A laryngoscopy is a procedure in which a physician looks down the throat with a specialised camera to view the vocal cords and larynx. Laryngoscopies are performed by professionals in the fields of otolaryngology and ear, nose, and throat (ENT).

What is the purpose of a laryngoscopy?
Certain issues involving the throat or vocal cords can be treated by laryngoscopy. To remove minor growths (tumours or polyps) on the vocal cords, for instance, long, thin devices can be passed down the laryngoscope. A laryngoscope’s tiny laser tip can also be used to burn away aberrant tissue.

When is a laryngoscopy necessary?
A laryngoscopy may be suggested by your healthcare practitioner to diagnose laryngitis or dysphonia, or hoarseness. In order to identify more severe diseases like laryngeal cancer, they might additionally perform laryngoscopies.

The Reason for Conducting the Test
Numerous disorders affecting the throat and voice box can be diagnosed by your physician with the aid of this test. This test might be suggested by your provider if you have:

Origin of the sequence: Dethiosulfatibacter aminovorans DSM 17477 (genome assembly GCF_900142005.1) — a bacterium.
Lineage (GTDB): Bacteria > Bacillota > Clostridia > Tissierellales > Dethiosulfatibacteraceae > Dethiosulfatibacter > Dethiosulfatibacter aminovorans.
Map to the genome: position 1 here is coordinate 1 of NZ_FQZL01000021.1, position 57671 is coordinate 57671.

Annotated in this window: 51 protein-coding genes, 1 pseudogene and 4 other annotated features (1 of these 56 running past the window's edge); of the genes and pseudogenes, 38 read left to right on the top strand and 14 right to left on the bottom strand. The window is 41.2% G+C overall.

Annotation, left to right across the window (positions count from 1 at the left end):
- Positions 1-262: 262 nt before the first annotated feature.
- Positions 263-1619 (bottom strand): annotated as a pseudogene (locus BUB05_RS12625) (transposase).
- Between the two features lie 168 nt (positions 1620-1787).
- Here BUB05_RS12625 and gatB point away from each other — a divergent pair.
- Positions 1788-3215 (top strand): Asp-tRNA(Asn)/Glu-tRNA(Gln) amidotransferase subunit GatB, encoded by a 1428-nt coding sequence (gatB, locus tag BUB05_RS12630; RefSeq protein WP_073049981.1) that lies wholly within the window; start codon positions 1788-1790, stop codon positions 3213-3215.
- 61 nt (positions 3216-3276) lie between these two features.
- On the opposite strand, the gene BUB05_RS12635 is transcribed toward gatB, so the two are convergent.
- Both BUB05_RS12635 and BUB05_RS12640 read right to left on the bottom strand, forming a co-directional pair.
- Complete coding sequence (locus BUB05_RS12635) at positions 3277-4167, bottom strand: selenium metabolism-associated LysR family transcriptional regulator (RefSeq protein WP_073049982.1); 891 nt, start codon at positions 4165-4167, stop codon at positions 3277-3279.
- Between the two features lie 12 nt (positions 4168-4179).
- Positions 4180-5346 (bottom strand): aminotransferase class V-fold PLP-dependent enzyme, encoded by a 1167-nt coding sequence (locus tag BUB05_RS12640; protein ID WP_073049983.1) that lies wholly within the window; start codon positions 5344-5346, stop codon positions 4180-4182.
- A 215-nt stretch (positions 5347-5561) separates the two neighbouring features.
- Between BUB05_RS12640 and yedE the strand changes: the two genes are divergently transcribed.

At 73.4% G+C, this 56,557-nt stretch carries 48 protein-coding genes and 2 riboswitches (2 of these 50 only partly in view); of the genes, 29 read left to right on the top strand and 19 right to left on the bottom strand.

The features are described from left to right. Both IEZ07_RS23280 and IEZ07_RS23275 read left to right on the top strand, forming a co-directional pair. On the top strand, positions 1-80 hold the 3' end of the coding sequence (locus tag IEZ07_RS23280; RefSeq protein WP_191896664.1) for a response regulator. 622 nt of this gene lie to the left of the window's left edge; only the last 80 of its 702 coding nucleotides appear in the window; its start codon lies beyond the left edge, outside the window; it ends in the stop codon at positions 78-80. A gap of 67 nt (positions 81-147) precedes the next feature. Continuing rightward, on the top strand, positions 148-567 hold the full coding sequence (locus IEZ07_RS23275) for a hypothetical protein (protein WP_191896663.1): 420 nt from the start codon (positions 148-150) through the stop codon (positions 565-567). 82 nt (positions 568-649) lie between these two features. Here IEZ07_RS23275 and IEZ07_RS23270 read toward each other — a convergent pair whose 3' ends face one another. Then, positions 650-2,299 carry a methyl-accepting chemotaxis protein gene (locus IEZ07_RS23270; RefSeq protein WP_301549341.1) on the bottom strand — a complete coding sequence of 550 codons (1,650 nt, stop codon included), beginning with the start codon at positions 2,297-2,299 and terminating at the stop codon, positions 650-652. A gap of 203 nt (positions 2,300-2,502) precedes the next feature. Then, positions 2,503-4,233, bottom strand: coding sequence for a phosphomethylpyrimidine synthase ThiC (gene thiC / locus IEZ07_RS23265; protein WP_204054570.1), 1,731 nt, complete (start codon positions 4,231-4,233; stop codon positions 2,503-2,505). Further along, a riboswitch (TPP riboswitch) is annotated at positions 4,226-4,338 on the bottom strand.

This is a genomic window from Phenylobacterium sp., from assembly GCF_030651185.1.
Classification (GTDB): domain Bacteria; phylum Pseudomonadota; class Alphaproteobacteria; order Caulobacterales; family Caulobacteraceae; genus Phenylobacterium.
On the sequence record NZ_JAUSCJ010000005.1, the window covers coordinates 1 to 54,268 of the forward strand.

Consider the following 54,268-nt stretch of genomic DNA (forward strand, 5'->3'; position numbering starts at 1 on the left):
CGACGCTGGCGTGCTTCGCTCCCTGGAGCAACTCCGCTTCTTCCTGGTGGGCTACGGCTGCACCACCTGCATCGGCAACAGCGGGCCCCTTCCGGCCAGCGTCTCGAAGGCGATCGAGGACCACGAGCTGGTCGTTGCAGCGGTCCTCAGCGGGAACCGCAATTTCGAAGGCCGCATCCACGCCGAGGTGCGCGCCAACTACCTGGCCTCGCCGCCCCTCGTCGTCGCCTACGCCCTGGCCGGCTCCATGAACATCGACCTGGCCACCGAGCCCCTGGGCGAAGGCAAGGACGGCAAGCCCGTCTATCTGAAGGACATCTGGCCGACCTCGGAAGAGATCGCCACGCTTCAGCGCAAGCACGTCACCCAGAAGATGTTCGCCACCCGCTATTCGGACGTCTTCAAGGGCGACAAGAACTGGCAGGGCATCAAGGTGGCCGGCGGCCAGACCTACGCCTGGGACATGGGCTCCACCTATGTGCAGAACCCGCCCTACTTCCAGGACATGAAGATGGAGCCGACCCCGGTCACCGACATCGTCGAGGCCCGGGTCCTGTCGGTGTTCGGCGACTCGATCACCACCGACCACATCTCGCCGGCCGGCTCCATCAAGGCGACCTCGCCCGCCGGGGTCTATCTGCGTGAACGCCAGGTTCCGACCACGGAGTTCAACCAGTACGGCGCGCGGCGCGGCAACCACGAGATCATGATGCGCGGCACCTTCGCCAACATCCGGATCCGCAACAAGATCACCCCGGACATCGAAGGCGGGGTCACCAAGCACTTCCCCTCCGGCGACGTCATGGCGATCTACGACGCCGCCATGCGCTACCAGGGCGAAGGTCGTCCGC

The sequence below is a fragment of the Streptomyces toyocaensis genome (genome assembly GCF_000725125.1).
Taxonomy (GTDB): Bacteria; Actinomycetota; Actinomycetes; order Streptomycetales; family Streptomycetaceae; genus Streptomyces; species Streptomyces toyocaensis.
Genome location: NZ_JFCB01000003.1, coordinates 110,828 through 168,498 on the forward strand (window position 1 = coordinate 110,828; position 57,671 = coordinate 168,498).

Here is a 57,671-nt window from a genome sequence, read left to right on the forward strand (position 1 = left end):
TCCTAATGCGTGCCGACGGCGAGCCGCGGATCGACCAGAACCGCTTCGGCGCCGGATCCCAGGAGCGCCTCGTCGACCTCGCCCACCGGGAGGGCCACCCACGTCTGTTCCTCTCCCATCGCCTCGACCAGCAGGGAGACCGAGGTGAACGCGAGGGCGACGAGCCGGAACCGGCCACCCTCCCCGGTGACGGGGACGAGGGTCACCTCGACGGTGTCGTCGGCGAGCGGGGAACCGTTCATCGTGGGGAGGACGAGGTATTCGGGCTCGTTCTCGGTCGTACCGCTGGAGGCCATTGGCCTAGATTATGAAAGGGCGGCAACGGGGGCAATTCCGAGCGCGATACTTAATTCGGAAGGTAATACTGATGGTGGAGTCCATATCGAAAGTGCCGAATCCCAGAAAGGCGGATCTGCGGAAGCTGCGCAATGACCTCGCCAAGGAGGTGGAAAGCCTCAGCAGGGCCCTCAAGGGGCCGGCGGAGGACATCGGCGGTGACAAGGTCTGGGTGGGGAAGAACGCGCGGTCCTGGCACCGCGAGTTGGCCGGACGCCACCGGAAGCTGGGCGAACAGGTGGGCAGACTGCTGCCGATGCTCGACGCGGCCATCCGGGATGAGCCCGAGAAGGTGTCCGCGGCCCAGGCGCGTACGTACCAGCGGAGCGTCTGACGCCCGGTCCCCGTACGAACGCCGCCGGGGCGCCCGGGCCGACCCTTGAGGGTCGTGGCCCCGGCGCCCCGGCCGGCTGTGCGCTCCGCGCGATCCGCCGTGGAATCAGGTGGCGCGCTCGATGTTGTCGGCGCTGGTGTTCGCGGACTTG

• Persistently foul-smelling breath
  • Breathing issues, such as dyspnea (loud breathing)
  • Prolonged (chronic) coughing
  • Spitting blood
  • Having trouble swallowing
  • Persistence of ear ache
  • Having a stuck-in-your-throat feeling
  • Smoker’s chronic upper respiratory condition
  • Cancerous lump in the head or neck region
  • Persistent ache in the throat
  • Vocal issues such as hoarseness, weak voice, raspy voice, or lack of voice that persist longer than three weeks.